The sound of a Mark III pump, vibrating through its suction hose in the water, resembles the low rumble of a bull American alligator, which is territorial and often aggressive towards other males.
The Mark III is the workhorse of wild-land firefighting, but you will not learn this in training, especially if you are from the west. So, I was surprised when, as soon as we fired up the pump, the large alligator basking on the opposite bank picked up its head and turned in our direction.
Alligators spend a lot of time basking and may seem slow and lumbering, but they can move quite quickly when they want to, especially in the water. The gator stared at us, then slipped into the water.
After three years in the west, I had come to South Carolina one early spring to do prescribed fire, which involves intentional low-intensity burning to maintain or reestablish natural fire-dependent forest-types that are common in the US west and southeast.
On this particular day, we were burning a barrier island in the intercoastal waterway. The island was criss-crossed by a series of old dikes that made fresh and saltwater impoundments and marshes. The upland areas were wildly overgrown maritime forest. Two from our crew stayed with the pump, which would allow them to wet down areas we didn’t want to burn. I went with a small, battered engine we’d use to run along the dikes and fire the edge, while a helicopter lit the interior.
That afternoon, we fired off a large section of marsh and adjacent forest. The helicopter lit the interior while two of us fired the edge along the dike with torches and flare guns. We moved our hand-me-down engine down the dike, spraying as we went to keep the fire off.
Dikes are made of organic matter; and if they catch fire, they can slowly burn for days, often without any obvious smoke—skunking—destroying the dike and potentially spreading the fire to adjacent forest, where it can spread uncontrolled. We didn’t want that, of course.
Cured marsh grass is light and flashy, though highly flammable. The main head of the flames from a marsh firing move quickly, about 50 feet per minute, and they can reach 30 feet high. Because we fired the edge ahead of the main front and because we had the engine to pump water, we could keep the dike from burning. It would be hot, but we could put out anything that caught. Just as the head of the flames approached, the pump broke.
Fire is a chemical reaction that requires three things: heat, oxygen and fuel. Remove any one of these things, and the combustion reaction stops. Water puts fires out because it removes oxygen and cools the fuel.
It is possible to put out a fire without water, but it is more difficult. We were getting it: the thick marsh smoke and flames were laying over the dike, and some small trees were torching. The other crewman grabbed a flapper. Flappers are firefighting at its least glorious. They are, essentially, truck mud flaps attached to the end of a shovel handle.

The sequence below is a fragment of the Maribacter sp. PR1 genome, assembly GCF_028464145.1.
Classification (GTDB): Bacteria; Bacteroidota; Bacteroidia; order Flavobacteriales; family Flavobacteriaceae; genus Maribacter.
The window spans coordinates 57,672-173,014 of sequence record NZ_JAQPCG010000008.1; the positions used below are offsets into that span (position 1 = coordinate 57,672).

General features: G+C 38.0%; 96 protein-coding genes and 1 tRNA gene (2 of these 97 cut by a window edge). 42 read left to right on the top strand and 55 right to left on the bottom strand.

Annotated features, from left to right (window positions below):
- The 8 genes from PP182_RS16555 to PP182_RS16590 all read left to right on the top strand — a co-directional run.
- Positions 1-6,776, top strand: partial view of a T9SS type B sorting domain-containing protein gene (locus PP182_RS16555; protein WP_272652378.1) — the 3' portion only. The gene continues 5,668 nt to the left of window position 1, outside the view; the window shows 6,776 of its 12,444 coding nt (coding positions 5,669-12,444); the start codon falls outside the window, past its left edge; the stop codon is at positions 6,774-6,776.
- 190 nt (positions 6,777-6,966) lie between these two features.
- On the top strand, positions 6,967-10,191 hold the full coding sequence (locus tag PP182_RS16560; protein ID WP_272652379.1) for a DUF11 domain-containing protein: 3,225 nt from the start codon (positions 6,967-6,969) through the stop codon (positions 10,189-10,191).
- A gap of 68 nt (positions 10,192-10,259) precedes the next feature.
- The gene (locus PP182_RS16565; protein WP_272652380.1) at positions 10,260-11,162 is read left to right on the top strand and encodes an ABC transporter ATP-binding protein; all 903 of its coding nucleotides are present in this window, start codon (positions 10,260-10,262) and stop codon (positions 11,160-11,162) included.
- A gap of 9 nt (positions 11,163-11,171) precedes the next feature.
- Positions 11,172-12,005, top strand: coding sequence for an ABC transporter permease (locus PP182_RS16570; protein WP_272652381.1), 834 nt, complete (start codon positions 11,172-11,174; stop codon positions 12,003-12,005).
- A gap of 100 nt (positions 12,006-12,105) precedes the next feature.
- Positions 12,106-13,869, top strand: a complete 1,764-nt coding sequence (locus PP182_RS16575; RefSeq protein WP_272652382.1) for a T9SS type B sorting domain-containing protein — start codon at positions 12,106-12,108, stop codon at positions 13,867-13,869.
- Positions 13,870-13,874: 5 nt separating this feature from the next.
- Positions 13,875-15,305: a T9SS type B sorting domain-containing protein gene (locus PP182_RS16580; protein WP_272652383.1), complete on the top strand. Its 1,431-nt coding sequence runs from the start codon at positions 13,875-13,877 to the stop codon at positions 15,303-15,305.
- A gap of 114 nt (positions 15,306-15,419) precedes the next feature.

Beating at flames in grasses with a flapper smothers the fire, depriving it of oxygen. But it is a frustrating cross between whack-a-mole (the flames will keep popping back up as the still-hot fuel gets oxygen again) and something out of 1910. He whacked away in the choking smoke.
I grabbed a collapsable 5 gallon bucket—also circa 1910—and ran to the other side of the dike, where there was a section of open water in the marsh. The edge of the dike was steep and the water far below. I scrambled down, leaned in, filled the bucked, scrambled back up the dike and across to dump it on the flareups. Back and forth, I leaned out further over the ditch trying to get to deeper water. I leaned out further. The helicopter made a low pass, I reached out a little further with the bucket, the helicopter turned overhead, a small mat of grasses gave way under my foot and I fell into the marsh.
We stayed with the fire all night after it had died down, to make sure it was completely out and that the dike was not going to flare up later. Making sure a fire is completely out involves crawling on your hands and knees and feeling the dirt: You watch for steam and for smoke, and you dig your hand into the ground to feel for warmth. Soot particles range from 0.01 to 0.1 microns in size, much smaller than all but the finest clay soils. Soot completely permeates your skin pores.
Even after several showers and several days, tiny gray-black specks will be visible on your skin after a fire. We crawled and broke up the warm peaty soil in our hands.
We were rewarded the following morning with one of the most beautiful sunrises I have ever seen, on the island’s eastern beach. The sun rose red between the barkless gray limbs of trees, half-sunk in the sand, which were killed when Hurricane Hugo struck twenty years before. The sky was brilliant blue, without a cloud in sight. Without any rising smoke.
Celia works in land conservation and environmental policy in Massachusetts. Although she loves saving forests, farms, and wetlands, and crunching numbers about how much carbon dioxide they store (a lot--don't develop open space!), she has a lot of energy from a childhood spent running around outside. What keeps her in her seat and focused at work? Getting outdoors and playing hard!
Celia, a 2014 Action Wipes ambassador (aka an Actioneer!) loves all sports, and her current endeavor is competitive cycling, racing with Zimmer Capital p/b Foundation. A former collegiate rugby and field hockey player, Celia also spent four years as a wildland firefighter. She is drawn to physically demanding outdoor pursuits, and she is not afraid to get dirty!